- Flux linkage NΦ = BANcosθ

## Magnetic flux is defined by F = BA, where B is normal to A

Magnetic flux is defined as the total magnetic field which passes through a given area. It is calculated by using the equation F = BA, where F is magnetic flux with the units, Weber, denoted by the symbol – Wb. B is the magnetic field strength (T), and A is the area penetrated by the magnetic field(m^{2}), which must be perpendicular to the magnetic field.

## Flux linkage as NF where N is the number of turns cutting the flux

Flux linkage is denoted by NF, where N is the number of turns cutting the flux (cutting the magnetic field). T

## Flux and flux linkage passing through a rectangular coil rotated in a magnetic field

Source: https://revisionworld.com/a2-level-level-revision/physics/fields-0/electromagnetic-induction

The above diagram shows the flux and flux linkage through a rectangular coil in a magnetic field. Rotating the coil clockwise will result in less flux passing through the coil. This reduction of area in contact with the magnetic field will also reduce the flux linkage.

## Flux linkage NΦ = BANcosθ

Flux linkage as mentioned before, is the magnetic flux linked to a coil. Also aforementioned, the flux linkage and flux passing through a coil will change as a result of rotating it in the magnetic field. This means that the overall flux linkage will decrease.

The magnetic field must be acting perpendicular to the area in the equation Φ = BA, so in calculating flux linkage, this condition must also be met. To meet this condition, you must find the angle between the normal to the coil, and magnetic field. The diagram below demonstrates this concept.

Source: http://www.antonine-education.co.uk/Pages/Physics_4/Magnetism/MAG_04/Mag_field_4.html

You will get the greatest value of flux linkage when cosθ = 1, ie θ = 0, thus a minimum at θ = 90. At this minimum value, the field is parallel to the coil area, so no field lines pass through the coil area.

You can increase this value of flux linkage by increasing strength of the magnetic field. Or you can increase the ‘linked’ area. Another thing worth mentioning is that if you rotate a coil through 180°, the flux linkage is equal to –BAN.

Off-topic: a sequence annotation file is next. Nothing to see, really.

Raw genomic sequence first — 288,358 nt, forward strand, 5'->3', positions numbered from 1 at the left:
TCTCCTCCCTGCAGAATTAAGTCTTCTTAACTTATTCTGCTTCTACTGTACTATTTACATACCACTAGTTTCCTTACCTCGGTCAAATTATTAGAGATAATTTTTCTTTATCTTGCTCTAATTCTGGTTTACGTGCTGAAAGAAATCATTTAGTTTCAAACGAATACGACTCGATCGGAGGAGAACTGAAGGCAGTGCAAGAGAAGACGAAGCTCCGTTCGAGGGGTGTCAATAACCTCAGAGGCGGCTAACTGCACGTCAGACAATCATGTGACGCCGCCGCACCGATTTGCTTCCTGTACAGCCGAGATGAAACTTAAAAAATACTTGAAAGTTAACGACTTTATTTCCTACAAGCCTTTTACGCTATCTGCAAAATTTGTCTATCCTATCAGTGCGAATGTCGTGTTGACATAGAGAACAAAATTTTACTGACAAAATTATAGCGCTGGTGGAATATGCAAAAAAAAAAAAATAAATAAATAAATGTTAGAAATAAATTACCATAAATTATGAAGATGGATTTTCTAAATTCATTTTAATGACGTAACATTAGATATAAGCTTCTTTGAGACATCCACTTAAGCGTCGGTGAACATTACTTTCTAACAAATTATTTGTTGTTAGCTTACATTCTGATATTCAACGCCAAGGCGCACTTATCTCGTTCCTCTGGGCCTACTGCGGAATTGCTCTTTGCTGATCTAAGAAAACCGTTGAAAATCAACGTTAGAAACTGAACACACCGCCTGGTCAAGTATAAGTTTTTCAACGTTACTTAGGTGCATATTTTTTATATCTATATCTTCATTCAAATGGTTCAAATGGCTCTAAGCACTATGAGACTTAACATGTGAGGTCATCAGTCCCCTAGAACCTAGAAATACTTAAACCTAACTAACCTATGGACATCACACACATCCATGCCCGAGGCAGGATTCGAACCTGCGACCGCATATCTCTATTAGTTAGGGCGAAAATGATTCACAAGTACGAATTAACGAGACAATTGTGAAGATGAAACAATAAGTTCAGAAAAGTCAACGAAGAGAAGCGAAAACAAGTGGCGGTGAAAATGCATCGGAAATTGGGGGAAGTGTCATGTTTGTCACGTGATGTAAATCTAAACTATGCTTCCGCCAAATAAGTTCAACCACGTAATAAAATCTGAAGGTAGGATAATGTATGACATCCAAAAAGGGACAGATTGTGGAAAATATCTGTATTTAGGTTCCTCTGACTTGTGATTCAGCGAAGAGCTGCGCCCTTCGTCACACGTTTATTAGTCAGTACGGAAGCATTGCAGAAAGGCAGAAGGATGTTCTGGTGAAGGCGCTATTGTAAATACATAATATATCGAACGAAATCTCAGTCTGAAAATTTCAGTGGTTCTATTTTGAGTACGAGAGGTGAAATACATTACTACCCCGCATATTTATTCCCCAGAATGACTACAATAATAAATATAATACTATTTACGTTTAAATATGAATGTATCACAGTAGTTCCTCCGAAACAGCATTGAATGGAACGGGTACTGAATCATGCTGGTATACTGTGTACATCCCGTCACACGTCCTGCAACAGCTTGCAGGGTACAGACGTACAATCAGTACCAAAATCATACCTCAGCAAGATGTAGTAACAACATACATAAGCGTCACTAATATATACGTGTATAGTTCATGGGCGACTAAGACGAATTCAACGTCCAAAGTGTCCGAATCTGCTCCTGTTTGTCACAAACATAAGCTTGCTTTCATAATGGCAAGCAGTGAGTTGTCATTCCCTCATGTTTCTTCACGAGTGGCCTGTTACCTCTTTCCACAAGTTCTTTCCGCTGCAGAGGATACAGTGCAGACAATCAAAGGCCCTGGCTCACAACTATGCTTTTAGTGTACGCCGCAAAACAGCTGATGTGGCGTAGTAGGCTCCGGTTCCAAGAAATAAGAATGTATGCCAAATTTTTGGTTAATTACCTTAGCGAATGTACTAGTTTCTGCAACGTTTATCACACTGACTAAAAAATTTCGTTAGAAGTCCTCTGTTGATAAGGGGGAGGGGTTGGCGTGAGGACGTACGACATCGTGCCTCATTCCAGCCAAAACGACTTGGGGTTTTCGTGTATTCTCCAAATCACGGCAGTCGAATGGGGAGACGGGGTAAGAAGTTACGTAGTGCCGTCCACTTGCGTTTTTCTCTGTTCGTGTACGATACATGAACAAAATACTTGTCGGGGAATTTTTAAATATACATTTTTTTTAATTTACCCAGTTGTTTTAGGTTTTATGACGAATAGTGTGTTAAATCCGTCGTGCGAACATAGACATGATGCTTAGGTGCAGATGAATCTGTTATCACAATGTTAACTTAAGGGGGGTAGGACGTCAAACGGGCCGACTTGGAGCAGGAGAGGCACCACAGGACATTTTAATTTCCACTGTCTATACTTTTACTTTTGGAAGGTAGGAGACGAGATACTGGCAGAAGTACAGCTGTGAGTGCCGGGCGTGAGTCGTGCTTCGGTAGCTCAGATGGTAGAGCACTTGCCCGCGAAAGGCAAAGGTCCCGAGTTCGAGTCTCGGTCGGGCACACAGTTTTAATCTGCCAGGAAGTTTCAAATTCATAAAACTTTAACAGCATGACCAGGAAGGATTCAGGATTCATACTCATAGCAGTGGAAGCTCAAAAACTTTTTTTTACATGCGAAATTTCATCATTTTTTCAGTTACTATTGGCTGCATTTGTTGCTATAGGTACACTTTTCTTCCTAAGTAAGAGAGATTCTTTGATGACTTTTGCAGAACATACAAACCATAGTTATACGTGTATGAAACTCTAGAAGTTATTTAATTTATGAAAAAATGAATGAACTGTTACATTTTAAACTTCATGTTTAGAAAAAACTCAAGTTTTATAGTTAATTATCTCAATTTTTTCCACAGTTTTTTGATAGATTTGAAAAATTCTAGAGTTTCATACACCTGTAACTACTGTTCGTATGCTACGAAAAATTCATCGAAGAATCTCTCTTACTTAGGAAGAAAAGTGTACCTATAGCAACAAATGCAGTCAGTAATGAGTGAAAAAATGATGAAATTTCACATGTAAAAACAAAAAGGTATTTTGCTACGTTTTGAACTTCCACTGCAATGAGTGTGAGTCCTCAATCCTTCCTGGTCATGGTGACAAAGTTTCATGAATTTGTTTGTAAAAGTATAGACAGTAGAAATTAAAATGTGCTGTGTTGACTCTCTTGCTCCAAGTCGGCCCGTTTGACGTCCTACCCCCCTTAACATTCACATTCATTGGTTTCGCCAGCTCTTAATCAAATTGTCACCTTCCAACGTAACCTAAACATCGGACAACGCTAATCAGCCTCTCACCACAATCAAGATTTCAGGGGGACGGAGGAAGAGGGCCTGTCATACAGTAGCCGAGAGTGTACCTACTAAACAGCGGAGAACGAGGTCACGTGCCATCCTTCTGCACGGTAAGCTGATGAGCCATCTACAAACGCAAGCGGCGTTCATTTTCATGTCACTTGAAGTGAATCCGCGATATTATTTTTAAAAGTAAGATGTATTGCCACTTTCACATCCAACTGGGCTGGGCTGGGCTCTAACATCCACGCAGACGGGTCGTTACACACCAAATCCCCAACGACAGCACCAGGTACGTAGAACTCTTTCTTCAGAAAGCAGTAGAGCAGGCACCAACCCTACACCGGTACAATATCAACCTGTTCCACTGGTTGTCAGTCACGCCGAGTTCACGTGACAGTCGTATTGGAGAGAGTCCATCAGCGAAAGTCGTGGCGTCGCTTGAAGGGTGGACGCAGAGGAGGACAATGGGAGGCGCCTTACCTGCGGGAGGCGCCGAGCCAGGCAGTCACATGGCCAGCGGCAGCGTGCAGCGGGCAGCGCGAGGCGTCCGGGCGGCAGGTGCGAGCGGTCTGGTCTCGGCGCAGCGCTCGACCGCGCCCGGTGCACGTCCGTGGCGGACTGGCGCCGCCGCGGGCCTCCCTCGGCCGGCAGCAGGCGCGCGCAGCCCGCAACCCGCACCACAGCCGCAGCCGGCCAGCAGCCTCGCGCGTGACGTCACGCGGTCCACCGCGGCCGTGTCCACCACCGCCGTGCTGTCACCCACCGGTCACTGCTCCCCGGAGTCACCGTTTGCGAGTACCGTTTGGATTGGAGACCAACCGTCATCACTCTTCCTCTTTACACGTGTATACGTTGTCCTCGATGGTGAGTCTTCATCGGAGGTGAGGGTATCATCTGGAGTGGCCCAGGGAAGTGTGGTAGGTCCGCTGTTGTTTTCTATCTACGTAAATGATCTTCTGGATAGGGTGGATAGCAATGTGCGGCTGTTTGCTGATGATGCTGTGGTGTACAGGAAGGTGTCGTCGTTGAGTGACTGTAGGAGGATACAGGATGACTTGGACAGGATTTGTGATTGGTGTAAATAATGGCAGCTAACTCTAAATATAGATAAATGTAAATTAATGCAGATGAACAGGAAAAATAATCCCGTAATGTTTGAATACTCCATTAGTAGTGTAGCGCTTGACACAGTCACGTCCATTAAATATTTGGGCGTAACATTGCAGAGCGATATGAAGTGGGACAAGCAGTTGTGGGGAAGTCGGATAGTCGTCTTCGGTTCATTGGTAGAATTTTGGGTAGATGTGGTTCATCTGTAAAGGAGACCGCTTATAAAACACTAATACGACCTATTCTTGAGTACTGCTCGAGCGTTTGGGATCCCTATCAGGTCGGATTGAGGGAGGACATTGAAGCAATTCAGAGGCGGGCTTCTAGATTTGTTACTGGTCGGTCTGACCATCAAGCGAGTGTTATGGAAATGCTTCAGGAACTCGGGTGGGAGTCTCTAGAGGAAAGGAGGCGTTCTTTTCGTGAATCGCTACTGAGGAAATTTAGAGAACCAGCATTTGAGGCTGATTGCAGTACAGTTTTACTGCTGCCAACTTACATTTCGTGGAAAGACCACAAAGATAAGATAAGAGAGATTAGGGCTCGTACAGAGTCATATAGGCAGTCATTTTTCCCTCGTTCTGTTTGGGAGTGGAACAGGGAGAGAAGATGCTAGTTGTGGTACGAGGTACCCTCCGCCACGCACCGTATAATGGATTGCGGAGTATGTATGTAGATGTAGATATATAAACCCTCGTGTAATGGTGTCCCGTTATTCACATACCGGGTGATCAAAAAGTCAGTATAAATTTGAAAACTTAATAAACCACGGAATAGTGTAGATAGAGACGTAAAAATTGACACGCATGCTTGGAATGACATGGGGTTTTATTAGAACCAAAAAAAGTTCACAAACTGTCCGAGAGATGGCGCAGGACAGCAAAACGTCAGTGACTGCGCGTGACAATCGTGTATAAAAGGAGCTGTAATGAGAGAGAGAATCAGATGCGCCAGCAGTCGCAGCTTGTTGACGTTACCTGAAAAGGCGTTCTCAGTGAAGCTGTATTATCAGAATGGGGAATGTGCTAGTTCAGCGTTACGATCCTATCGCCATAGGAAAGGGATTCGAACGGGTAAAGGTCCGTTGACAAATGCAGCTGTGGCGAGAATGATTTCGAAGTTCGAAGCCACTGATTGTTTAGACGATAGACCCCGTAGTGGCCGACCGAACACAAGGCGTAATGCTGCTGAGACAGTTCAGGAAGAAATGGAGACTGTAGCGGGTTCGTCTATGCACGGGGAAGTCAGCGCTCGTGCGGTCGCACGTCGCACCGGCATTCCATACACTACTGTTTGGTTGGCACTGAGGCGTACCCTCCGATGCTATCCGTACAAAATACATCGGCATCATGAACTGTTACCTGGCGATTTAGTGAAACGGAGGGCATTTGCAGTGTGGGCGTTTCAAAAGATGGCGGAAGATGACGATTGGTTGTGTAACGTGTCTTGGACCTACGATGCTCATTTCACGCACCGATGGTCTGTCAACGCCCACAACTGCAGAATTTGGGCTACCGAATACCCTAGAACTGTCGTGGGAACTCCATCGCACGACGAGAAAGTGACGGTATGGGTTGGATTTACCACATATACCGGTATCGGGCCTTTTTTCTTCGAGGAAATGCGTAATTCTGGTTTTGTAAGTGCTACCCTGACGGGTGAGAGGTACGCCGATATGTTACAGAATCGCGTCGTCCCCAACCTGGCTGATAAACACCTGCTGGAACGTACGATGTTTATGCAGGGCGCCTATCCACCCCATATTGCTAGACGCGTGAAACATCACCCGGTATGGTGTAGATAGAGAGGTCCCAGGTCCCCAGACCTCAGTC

## 3.7.5.4 Electromagnetic induction

**Content**

- Simple experimental phenomena.
- Faraday’s and Lenz’s laws.
- Magnitude of induced emf = rate of change of flux linkage e = NDF/Dt
- Applications such as a straight conductor moving in a magnetic field.
- Emf induced in a coil rotating uniformly in a magnetic field e =
*BAN**w*sin(wt)

## Simple experimental phenomena

Generating electricity can be done experimentally, using a magnet and a conducting wire. When the wire moves through the magnetic field, (or vice versa), and cuts the field line, an emf will be induced. If there is a complete circuit, then this emf will force a current to flow as electrons will be forced around the circuit. This effect is called **electromagnetic induction. **Moreover, to build on what I previously stated, if the wire moves parallel to the field lines, no emf will be induced.

Electromagnetic induction was discovered by Michael Faraday in 1832. It had been established that magnetic fields are produced in current-carrying wires, and Faraday wanted to know if you could use magnet to generate a current.

Other experiments to show this phenomenon can be done where the coil spins and magnet remains fixed, or the magnet spins and coil remains fixed. For example, in a dynamo.

- A dynamo is an electrical generator that works to convert mechanical energy into electrical energy. This is achieved by rotating a magnet within a coil of wire. When connected to a lamp, the rotation induces an emf, which causes a current to flow thus powering the lamp. The faster the rotation of the magnet, the greater the induced current and brighter the lights. This is utilised in bicycles that use this energy to power lamps.

The power is the work done per unit time. The induced emf multiplied by the current is equal to the rate of transfer of energy (power) from the source.

## Faraday’s and Lenz’s laws.

**Faraday’s law** = “the induced emf in a circuit is equal to the rate of change of magnetic flux linkage through the circuit”.

**Lenz’s law** = “the direction of the induced current is always such that it opposes the change that causes the current”.

We already know that an emf is produced when a conducting wire is moved in a magnetic field. To be more precise, and according to **Faraday’s** law, this potential difference is produced as a result of a change in the motion. The induced voltage is dependent on the rate of change of magnetic flux linkage through a circuit.

This is represented by the equation e = NDF/Dt. Where e is the emf (V), N = number of turns, F is magnetic flux (Wb), and t is time (s). There should be a negative sign in front of the equation which is as a result of Lenz’s law, which will be covered next, which states the induced emf acts in such direction as to oppose the change that causes it.

If you have a set up of a coil connected to a meter measuring current, when a bar magnet is pushed into this coil, there will be a deflection on the meter. If you were to pull the magnet out of the coil in the opposite direction to that which it entered, the meter will deflect in the opposite direction.

We already know the definition of Lenz’s law: the diagram below shows its application.

Source: https://astarmathsandphysics.com/ib-physics-notes/118-electricity/1271-lenz-s-law.html